Events & Training

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For Agents Who Sell Real-Estate in a Flood-Hazard Area

“Potential buyers want to know how to mitigate flood hazards on property within the flood plain.”

Frequently Asked Questions

How do I determine if the structure is in the SFHA?

Check the Flood Risk Information System Website: FRIS

Will an elevation certificate be required?

A Post-FIRM structure should have an elevation certificate completed at the time of construction. An EC is required for rating the flood insurance policy.

Do Pre-FIRM structures require an elevation certificate?

No, but it is strongly encouraged. Pre-FIRM subsidized rates are increasing up to 18% per year (25% in some cases), and an elevation certificate will help an owner decide when to convert to an actuarially-rated policy instead of a subsidized policy. Some owners may save money by converting to an actuarial policy now.

How do I know if the property has been removed from the SFHA?

Check with the owner or the FEMA Map Service Center to see if a LOMA or LOMR-F was issued for the property. The local floodplain administrator or planning office may know as well. If there have been map updates since the LOMA or LOMR-F was issued, it may have been superseded, incorporated into the new maps, or revalidated.
More Answers from the Quick Guide
Useful Resources and Common Acronyms
Why Communities Regulate the Floodplain
Overview: National Flood Insurance Program (NFIP)
Flood Map Information
North Carolina Floodplain Mapping Program
North Carolina Flood Risk Information System (FRIS)
Nature Doesn’t Read Flood Maps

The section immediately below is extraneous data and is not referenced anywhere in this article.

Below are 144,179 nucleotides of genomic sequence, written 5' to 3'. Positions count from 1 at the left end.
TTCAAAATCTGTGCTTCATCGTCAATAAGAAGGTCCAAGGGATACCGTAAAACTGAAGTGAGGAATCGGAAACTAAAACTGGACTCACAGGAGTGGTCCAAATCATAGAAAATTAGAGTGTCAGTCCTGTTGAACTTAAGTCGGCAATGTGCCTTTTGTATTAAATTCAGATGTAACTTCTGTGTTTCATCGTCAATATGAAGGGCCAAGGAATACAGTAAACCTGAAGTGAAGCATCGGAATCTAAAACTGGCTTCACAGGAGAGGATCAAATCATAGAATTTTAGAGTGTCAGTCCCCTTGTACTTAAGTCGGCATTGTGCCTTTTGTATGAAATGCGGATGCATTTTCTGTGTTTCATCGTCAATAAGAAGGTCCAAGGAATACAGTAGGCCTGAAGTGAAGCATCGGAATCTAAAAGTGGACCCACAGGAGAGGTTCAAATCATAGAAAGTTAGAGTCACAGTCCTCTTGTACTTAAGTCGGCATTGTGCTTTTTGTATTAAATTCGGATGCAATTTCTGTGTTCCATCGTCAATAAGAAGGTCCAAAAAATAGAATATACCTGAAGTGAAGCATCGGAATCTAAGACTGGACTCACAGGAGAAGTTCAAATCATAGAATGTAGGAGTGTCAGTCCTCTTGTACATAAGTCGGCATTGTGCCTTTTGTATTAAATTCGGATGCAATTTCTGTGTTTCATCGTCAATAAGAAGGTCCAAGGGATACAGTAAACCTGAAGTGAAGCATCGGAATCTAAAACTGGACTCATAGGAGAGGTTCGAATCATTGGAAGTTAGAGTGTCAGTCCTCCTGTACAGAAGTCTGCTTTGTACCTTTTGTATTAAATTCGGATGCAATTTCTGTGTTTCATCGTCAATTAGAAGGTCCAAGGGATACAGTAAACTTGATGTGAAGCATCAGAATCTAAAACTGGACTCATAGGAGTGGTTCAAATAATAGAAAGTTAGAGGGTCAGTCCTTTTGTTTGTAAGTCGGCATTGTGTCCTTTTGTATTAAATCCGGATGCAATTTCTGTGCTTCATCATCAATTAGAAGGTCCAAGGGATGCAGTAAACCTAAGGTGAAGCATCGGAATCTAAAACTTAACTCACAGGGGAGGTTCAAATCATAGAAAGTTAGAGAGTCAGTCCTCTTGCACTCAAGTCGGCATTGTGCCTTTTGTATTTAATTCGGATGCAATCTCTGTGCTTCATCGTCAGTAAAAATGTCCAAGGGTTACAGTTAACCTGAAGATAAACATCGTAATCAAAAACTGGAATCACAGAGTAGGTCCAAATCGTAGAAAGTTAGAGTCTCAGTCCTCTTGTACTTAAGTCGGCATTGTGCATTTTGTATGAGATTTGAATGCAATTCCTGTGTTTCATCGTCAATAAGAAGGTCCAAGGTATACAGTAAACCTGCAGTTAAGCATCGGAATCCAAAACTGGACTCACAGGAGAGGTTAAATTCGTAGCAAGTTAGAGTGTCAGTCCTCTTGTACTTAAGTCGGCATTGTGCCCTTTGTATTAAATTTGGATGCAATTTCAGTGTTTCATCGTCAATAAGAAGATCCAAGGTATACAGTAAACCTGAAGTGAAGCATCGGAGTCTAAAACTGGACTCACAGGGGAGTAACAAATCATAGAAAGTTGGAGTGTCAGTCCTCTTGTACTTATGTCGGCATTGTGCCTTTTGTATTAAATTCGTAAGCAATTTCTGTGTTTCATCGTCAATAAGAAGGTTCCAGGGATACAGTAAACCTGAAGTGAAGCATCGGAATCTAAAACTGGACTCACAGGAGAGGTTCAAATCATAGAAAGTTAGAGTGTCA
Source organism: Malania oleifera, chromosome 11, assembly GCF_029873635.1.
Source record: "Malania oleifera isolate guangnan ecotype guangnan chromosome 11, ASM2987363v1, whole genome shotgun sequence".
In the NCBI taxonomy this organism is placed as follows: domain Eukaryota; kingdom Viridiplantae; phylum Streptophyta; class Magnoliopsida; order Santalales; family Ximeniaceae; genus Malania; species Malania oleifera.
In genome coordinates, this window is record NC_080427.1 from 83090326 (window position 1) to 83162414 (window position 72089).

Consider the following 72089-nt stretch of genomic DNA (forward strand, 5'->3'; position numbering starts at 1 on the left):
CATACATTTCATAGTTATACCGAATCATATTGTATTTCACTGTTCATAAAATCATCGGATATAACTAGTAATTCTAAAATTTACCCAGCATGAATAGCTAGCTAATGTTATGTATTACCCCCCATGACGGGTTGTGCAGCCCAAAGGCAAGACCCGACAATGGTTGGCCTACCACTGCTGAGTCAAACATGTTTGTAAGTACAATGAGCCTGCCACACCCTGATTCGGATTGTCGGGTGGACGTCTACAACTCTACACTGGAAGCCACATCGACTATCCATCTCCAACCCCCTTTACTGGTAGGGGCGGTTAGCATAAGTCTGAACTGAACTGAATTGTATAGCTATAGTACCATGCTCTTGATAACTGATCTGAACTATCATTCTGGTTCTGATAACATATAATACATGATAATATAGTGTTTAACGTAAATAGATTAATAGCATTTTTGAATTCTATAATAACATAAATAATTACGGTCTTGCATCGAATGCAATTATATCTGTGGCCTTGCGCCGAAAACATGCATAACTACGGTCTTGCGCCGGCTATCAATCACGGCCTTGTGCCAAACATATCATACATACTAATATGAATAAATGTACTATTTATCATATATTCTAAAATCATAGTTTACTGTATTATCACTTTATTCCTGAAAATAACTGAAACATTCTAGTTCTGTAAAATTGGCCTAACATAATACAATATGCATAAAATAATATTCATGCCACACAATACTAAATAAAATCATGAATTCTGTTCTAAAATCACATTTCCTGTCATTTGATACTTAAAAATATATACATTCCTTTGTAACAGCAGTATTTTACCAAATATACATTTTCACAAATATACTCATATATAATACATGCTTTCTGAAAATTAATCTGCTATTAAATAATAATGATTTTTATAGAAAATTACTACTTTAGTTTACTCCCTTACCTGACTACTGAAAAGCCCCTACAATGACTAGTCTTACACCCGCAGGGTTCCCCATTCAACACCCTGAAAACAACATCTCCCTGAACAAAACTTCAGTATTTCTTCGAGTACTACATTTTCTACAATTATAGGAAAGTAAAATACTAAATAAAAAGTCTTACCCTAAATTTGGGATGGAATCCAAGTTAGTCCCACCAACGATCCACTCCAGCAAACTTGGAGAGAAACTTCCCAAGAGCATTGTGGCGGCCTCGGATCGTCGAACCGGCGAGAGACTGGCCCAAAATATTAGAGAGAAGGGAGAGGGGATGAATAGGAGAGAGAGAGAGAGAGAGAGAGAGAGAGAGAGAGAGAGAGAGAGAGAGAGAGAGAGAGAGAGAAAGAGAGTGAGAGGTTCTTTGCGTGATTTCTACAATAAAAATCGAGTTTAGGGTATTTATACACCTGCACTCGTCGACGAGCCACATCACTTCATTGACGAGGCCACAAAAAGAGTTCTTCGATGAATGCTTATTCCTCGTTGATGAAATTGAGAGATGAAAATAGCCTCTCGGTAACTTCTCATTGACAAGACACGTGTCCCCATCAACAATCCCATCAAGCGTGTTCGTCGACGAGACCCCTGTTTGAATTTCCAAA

Pre-FIRM and Post-FIRM Structures
Risk MAP Products
Building Sites Higher Than the BFE
Think Carefully Before You Seek a Floodplain Variance
Freeboard: Build Higher, Reduce Damage, Save on Insurance
Elevation Certificate and Its Purpose
Completing the Elevation Certificate
Documentation is Important – for You and Your Community
The Adverse Impacts of Floodplain Fill
Required “No-Impact” Certification
How to Elevate your Floodplain Building (Riverine)
Compaction of Floodplain Fill (A Zones)
Enclosures Below the BFE (A Zones)
Crawlspace Details (A Zones)
Basements Are Especially Flood Prone
Manufactured Homes Require Special Attention
Utility Service Outside Buildings
Utility Service Inside Enclosures
Accessory (Appurtenant) Structures
Improving Your Floodplain Building
Non-Substantial Improvements
Substantial Improvement: Renovation Only
Substantial Improvement: Lateral Addition Only
Substantial Improvement: Addition Plus Other Work
Post-Damage Considerations
Post-Flood Compliance Funding
Elevating Pre-FIRM Buildings
Easy and Low-Cost Protection Options for Older Homes
More Expansive Flood Mitigation Projects
Riverine Floodplains
Understanding the Floodway
Riverine: Flood Insurance Rate Map
Coastal Floodplains
Coastal Areas: Flood Insurance Rate Map
Coastal Area Management Act (CAMA) Permits
Typical Elevation Methods for Coastal Buildings
Wind and Water Requirements for Coastal Houses
Enclosures Below V Zone Buildings
State of North Carolina V Zone Certification
Flood Insurance: Property Owner’s Best Protection
Factors that Affect Flood Insurance Rates
Learning More About Floodplain Management
Learning More About Flood Insurance